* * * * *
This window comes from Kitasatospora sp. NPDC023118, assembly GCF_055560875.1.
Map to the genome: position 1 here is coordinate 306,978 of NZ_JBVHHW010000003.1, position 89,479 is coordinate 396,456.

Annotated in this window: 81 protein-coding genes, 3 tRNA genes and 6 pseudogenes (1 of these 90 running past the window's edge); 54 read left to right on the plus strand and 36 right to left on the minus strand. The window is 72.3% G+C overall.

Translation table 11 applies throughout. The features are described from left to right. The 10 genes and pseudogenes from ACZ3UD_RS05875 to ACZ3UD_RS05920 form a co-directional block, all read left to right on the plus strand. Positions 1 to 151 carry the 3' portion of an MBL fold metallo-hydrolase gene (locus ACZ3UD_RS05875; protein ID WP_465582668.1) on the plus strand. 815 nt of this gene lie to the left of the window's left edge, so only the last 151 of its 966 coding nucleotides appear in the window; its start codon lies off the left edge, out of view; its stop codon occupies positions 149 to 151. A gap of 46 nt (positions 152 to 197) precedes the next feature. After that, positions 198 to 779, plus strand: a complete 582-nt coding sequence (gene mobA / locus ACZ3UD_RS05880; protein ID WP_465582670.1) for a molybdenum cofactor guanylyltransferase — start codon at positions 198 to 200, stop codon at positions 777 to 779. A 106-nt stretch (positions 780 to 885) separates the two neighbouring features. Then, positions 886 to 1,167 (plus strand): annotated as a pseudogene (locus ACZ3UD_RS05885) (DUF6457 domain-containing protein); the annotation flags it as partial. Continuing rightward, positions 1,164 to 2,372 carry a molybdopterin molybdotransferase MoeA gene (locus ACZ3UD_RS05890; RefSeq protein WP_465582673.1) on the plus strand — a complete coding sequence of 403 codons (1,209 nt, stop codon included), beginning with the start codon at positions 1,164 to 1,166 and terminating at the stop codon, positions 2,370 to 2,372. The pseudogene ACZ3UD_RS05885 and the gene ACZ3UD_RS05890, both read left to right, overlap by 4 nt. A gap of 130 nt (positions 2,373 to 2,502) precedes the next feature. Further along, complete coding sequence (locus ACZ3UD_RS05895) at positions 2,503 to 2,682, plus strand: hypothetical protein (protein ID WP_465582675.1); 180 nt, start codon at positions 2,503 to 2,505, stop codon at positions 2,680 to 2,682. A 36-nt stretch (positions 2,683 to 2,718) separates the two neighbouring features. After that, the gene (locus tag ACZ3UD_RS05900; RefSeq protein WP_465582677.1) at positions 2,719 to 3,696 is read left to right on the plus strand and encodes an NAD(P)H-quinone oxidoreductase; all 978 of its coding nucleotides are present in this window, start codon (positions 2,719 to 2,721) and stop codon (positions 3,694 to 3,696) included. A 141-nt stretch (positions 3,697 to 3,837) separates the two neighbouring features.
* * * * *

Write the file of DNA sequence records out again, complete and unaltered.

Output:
This window comes from Kitasatospora sp. NPDC023118, assembly GCF_055560875.1.
Map to the genome: position 1 here is coordinate 306,978 of NZ_JBVHHW010000003.1, position 89,479 is coordinate 396,456.

Annotated in this window: 81 protein-coding genes, 3 tRNA genes and 6 pseudogenes (1 of these 90 running past the window's edge); 54 read left to right on the plus strand and 36 right to left on the minus strand. The window is 72.3% G+C overall.

Translation table 11 applies throughout. The features are described from left to right. The 10 genes and pseudogenes from ACZ3UD_RS05875 to ACZ3UD_RS05920 form a co-directional block, all read left to right on the plus strand. Positions 1 to 151 carry the 3' portion of an MBL fold metallo-hydrolase gene (locus ACZ3UD_RS05875; protein ID WP_465582668.1) on the plus strand. 815 nt of this gene lie to the left of the window's left edge, so only the last 151 of its 966 coding nucleotides appear in the window; its start codon lies off the left edge, out of view; its stop codon occupies positions 149 to 151. A gap of 46 nt (positions 152 to 197) precedes the next feature. After that, positions 198 to 779, plus strand: a complete 582-nt coding sequence (gene mobA / locus ACZ3UD_RS05880; protein ID WP_465582670.1) for a molybdenum cofactor guanylyltransferase — start codon at positions 198 to 200, stop codon at positions 777 to 779. A 106-nt stretch (positions 780 to 885) separates the two neighbouring features. Then, positions 886 to 1,167 (plus strand): annotated as a pseudogene (locus ACZ3UD_RS05885) (DUF6457 domain-containing protein); the annotation flags it as partial. Continuing rightward, positions 1,164 to 2,372 carry a molybdopterin molybdotransferase MoeA gene (locus ACZ3UD_RS05890; RefSeq protein WP_465582673.1) on the plus strand — a complete coding sequence of 403 codons (1,209 nt, stop codon included), beginning with the start codon at positions 1,164 to 1,166 and terminating at the stop codon, positions 2,370 to 2,372. The pseudogene ACZ3UD_RS05885 and the gene ACZ3UD_RS05890, both read left to right, overlap by 4 nt. A gap of 130 nt (positions 2,373 to 2,502) precedes the next feature. Further along, complete coding sequence (locus ACZ3UD_RS05895) at positions 2,503 to 2,682, plus strand: hypothetical protein (protein ID WP_465582675.1); 180 nt, start codon at positions 2,503 to 2,505, stop codon at positions 2,680 to 2,682. A 36-nt stretch (positions 2,683 to 2,718) separates the two neighbouring features. After that, the gene (locus tag ACZ3UD_RS05900; RefSeq protein WP_465582677.1) at positions 2,719 to 3,696 is read left to right on the plus strand and encodes an NAD(P)H-quinone oxidoreductase; all 978 of its coding nucleotides are present in this window, start codon (positions 2,719 to 2,721) and stop codon (positions 3,694 to 3,696) included. A 141-nt stretch (positions 3,697 to 3,837) separates the two neighbouring features.